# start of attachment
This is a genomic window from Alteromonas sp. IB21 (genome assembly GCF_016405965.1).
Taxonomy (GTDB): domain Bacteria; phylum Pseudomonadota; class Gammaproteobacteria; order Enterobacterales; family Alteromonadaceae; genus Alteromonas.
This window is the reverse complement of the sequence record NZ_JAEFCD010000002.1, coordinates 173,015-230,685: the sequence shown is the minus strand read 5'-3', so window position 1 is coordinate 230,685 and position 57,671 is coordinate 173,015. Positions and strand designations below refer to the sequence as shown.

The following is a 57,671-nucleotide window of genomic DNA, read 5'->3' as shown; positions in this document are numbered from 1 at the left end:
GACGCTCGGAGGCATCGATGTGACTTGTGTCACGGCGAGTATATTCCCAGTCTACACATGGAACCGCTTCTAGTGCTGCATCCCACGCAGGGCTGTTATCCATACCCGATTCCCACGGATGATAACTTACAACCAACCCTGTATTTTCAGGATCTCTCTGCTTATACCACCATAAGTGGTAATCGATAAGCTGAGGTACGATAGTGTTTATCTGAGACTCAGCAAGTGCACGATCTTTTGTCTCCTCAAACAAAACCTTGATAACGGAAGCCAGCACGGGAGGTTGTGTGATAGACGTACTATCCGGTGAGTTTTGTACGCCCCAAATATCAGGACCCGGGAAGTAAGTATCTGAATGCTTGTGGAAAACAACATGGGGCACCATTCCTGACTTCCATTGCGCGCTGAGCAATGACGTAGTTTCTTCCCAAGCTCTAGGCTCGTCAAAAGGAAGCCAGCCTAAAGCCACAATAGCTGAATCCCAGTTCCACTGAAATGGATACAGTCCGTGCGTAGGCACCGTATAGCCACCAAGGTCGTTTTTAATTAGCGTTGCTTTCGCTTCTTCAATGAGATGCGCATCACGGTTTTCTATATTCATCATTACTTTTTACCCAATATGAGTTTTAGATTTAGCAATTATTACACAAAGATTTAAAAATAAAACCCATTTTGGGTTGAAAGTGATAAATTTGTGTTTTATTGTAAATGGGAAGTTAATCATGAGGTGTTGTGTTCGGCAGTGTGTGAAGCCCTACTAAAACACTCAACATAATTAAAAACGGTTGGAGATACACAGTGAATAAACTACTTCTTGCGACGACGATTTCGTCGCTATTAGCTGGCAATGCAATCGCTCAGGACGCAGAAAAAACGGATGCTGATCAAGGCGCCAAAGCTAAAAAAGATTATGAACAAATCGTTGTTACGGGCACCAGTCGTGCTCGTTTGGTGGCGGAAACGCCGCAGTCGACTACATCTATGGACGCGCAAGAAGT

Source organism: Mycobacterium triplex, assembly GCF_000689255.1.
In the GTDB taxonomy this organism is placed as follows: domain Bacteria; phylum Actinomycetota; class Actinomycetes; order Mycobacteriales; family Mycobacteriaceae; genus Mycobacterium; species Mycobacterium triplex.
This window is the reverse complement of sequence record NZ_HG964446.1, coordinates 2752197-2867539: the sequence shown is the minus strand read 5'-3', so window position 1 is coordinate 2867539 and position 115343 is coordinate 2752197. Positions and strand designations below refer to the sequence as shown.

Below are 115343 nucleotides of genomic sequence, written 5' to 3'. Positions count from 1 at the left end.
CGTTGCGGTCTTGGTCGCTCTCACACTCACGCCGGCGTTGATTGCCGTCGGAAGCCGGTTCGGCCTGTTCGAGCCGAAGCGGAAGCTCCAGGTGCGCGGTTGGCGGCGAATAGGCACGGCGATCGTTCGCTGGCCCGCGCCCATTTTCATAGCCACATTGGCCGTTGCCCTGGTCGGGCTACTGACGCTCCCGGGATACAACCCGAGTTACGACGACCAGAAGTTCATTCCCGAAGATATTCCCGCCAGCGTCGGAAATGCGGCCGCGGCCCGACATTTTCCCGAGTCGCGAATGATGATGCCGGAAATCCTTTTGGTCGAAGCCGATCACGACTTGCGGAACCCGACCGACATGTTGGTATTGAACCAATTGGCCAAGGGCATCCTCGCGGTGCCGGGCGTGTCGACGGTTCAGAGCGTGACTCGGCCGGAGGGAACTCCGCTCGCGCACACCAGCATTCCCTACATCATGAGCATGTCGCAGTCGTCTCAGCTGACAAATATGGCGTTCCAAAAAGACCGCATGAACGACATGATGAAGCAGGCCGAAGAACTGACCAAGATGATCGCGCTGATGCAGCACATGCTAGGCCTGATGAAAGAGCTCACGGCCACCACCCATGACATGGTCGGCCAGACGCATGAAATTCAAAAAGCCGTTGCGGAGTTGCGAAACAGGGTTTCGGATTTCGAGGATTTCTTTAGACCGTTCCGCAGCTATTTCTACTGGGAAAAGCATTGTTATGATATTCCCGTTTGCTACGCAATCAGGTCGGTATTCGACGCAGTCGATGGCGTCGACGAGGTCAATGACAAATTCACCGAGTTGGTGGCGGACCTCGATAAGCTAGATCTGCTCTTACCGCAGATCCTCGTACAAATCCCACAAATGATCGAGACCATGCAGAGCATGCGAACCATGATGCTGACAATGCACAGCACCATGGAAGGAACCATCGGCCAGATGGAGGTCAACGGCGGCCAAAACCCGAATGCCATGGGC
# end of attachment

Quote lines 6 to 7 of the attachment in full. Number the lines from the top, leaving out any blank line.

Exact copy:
Source organism: Mycobacterium triplex, assembly GCF_000689255.1.
In the GTDB taxonomy this organism is placed as follows: domain Bacteria; phylum Actinomycetota; class Actinomycetes; order Mycobacteriales; family Mycobacteriaceae; genus Mycobacterium; species Mycobacterium triplex.